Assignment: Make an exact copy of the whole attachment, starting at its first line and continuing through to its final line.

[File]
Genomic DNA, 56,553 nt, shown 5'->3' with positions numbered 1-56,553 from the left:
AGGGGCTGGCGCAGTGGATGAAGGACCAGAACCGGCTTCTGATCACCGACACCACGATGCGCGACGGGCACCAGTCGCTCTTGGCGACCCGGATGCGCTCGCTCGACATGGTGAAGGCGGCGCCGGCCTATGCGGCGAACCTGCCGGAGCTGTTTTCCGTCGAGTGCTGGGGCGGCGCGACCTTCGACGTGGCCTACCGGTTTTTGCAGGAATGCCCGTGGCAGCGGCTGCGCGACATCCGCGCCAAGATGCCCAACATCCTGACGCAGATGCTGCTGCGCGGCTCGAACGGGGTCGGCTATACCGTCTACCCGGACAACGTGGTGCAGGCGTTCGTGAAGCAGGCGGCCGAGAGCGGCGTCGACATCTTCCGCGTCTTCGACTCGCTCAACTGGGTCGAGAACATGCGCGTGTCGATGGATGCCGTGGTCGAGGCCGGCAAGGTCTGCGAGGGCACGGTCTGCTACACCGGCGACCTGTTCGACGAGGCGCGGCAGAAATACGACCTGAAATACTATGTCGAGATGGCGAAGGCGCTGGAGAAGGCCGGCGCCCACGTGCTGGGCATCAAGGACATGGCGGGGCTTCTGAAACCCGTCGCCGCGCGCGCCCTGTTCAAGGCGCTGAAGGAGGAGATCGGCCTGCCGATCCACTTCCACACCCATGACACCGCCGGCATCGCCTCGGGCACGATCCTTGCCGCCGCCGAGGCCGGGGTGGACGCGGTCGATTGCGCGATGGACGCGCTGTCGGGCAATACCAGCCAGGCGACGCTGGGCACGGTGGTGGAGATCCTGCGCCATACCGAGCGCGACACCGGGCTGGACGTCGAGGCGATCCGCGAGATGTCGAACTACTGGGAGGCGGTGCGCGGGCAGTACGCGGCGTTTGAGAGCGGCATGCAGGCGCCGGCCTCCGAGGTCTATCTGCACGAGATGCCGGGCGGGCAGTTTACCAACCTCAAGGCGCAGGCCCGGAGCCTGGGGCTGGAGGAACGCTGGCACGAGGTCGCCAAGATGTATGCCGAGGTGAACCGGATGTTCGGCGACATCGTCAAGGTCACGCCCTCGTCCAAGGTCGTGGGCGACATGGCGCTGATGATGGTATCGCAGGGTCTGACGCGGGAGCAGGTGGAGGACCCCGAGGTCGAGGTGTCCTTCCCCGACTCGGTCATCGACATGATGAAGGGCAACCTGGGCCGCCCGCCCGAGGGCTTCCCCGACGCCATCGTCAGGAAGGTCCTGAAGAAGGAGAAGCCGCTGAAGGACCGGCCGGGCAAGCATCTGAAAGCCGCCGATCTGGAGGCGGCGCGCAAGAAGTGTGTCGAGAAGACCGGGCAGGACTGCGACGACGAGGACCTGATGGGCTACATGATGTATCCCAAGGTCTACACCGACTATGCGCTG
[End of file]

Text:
Genomic DNA, 56,553 nt, shown 5'->3' with positions numbered 1-56,553 from the left:
AGGGGCTGGCGCAGTGGATGAAGGACCAGAACCGGCTTCTGATCACCGACACCACGATGCGCGACGGGCACCAGTCGCTCTTGGCGACCCGGATGCGCTCGCTCGACATGGTGAAGGCGGCGCCGGCCTATGCGGCGAACCTGCCGGAGCTGTTTTCCGTCGAGTGCTGGGGCGGCGCGACCTTCGACGTGGCCTACCGGTTTTTGCAGGAATGCCCGTGGCAGCGGCTGCGCGACATCCGCGCCAAGATGCCCAACATCCTGACGCAGATGCTGCTGCGCGGCTCGAACGGGGTCGGCTATACCGTCTACCCGGACAACGTGGTGCAGGCGTTCGTGAAGCAGGCGGCCGAGAGCGGCGTCGACATCTTCCGCGTCTTCGACTCGCTCAACTGGGTCGAGAACATGCGCGTGTCGATGGATGCCGTGGTCGAGGCCGGCAAGGTCTGCGAGGGCACGGTCTGCTACACCGGCGACCTGTTCGACGAGGCGCGGCAGAAATACGACCTGAAATACTATGTCGAGATGGCGAAGGCGCTGGAGAAGGCCGGCGCCCACGTGCTGGGCATCAAGGACATGGCGGGGCTTCTGAAACCCGTCGCCGCGCGCGCCCTGTTCAAGGCGCTGAAGGAGGAGATCGGCCTGCCGATCCACTTCCACACCCATGACACCGCCGGCATCGCCTCGGGCACGATCCTTGCCGCCGCCGAGGCCGGGGTGGACGCGGTCGATTGCGCGATGGACGCGCTGTCGGGCAATACCAGCCAGGCGACGCTGGGCACGGTGGTGGAGATCCTGCGCCATACCGAGCGCGACACCGGGCTGGACGTCGAGGCGATCCGCGAGATGTCGAACTACTGGGAGGCGGTGCGCGGGCAGTACGCGGCGTTTGAGAGCGGCATGCAGGCGCCGGCCTCCGAGGTCTATCTGCACGAGATGCCGGGCGGGCAGTTTACCAACCTCAAGGCGCAGGCCCGGAGCCTGGGGCTGGAGGAACGCTGGCACGAGGTCGCCAAGATGTATGCCGAGGTGAACCGGATGTTCGGCGACATCGTCAAGGTCACGCCCTCGTCCAAGGTCGTGGGCGACATGGCGCTGATGATGGTATCGCAGGGTCTGACGCGGGAGCAGGTGGAGGACCCCGAGGTCGAGGTGTCCTTCCCCGACTCGGTCATCGACATGATGAAGGGCAACCTGGGCCGCCCGCCCGAGGGCTTCCCCGACGCCATCGTCAGGAAGGTCCTGAAGAAGGAGAAGCCGCTGAAGGACCGGCCGGGCAAGCATCTGAAAGCCGCCGATCTGGAGGCGGCGCGCAAGAAGTGTGTCGAGAAGACCGGGCAGGACTGCGACGACGAGGACCTGATGGGCTACATGATGTATCCCAAGGTCTACACCGACTATGCGCTG